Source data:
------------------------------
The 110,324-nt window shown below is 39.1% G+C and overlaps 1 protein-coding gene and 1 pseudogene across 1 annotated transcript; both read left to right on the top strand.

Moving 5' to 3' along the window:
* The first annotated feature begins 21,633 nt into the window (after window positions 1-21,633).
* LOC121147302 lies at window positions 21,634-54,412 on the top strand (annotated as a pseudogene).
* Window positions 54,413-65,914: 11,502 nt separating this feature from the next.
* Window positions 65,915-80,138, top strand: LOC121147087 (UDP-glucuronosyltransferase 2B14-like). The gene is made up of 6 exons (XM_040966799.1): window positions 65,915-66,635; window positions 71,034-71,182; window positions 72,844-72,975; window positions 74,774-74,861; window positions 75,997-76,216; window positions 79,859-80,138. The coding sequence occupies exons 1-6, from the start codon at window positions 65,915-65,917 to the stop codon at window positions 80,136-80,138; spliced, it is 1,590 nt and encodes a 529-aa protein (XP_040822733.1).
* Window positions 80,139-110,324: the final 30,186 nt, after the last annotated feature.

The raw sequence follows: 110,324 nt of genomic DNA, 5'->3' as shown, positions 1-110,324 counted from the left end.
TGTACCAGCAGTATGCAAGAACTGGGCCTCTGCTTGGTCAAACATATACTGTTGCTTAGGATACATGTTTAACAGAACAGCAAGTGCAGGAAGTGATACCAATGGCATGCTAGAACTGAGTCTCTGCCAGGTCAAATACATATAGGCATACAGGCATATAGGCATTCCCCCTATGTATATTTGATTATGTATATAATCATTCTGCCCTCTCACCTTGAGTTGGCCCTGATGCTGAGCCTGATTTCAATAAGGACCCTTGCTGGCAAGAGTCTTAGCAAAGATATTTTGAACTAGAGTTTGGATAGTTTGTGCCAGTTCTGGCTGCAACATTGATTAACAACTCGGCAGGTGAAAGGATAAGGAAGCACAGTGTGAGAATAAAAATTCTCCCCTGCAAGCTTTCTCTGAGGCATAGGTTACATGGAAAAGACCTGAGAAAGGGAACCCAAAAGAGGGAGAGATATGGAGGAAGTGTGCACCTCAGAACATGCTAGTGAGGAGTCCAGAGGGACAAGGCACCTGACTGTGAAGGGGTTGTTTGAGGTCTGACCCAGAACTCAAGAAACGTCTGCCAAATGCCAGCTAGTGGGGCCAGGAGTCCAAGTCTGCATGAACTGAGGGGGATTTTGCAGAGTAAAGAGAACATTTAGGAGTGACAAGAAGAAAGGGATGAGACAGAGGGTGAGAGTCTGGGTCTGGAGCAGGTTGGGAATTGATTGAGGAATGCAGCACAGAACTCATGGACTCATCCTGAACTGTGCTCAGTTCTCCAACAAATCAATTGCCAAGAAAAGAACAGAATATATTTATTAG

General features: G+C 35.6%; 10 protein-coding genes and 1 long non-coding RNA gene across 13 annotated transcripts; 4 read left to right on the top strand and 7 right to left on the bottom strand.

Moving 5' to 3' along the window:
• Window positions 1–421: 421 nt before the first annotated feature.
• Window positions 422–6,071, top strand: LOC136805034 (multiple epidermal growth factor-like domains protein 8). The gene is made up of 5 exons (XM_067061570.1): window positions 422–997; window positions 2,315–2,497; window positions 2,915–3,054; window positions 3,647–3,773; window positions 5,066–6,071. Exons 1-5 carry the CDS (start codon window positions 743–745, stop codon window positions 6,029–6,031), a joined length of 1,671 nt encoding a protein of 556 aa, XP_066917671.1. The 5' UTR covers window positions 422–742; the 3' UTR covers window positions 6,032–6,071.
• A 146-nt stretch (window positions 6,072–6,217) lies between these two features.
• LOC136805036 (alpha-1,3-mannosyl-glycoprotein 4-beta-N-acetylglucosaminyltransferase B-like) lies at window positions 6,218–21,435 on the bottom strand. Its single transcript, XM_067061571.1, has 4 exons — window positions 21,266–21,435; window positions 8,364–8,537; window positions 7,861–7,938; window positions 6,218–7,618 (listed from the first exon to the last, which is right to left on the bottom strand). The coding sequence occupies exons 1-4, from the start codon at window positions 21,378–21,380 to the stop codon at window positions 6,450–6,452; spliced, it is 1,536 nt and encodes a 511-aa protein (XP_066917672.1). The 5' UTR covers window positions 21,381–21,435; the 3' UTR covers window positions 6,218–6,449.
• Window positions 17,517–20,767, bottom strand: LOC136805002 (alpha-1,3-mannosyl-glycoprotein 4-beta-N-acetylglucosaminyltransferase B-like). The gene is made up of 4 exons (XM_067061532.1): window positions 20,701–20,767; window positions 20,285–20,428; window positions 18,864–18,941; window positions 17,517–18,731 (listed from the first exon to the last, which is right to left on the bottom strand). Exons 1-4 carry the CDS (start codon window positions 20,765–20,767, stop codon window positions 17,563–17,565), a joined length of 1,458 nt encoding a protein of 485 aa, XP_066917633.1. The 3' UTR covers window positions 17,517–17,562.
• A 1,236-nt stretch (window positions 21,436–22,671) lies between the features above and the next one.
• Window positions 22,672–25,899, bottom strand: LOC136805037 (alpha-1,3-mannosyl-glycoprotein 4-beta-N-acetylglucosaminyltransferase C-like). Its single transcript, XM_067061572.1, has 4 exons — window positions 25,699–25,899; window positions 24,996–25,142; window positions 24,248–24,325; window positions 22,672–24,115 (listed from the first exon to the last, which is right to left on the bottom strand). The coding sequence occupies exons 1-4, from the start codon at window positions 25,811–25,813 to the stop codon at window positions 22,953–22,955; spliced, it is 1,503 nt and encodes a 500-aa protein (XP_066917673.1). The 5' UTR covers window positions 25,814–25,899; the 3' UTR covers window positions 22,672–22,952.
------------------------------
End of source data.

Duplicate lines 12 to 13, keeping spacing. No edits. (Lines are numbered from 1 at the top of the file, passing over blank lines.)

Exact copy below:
• Window positions 1–421: 421 nt before the first annotated feature.
• Window positions 422–6,071, top strand: LOC136805034 (multiple epidermal growth factor-like domains protein 8). The gene is made up of 5 exons (XM_067061570.1): window positions 422–997; window positions 2,315–2,497; window positions 2,915–3,054; window positions 3,647–3,773; window positions 5,066–6,071. Exons 1-5 carry the CDS (start codon window positions 743–745, stop codon window positions 6,029–6,031), a joined length of 1,671 nt encoding a protein of 556 aa, XP_066917671.1. The 5' UTR covers window positions 422–742; the 3' UTR covers window positions 6,032–6,071.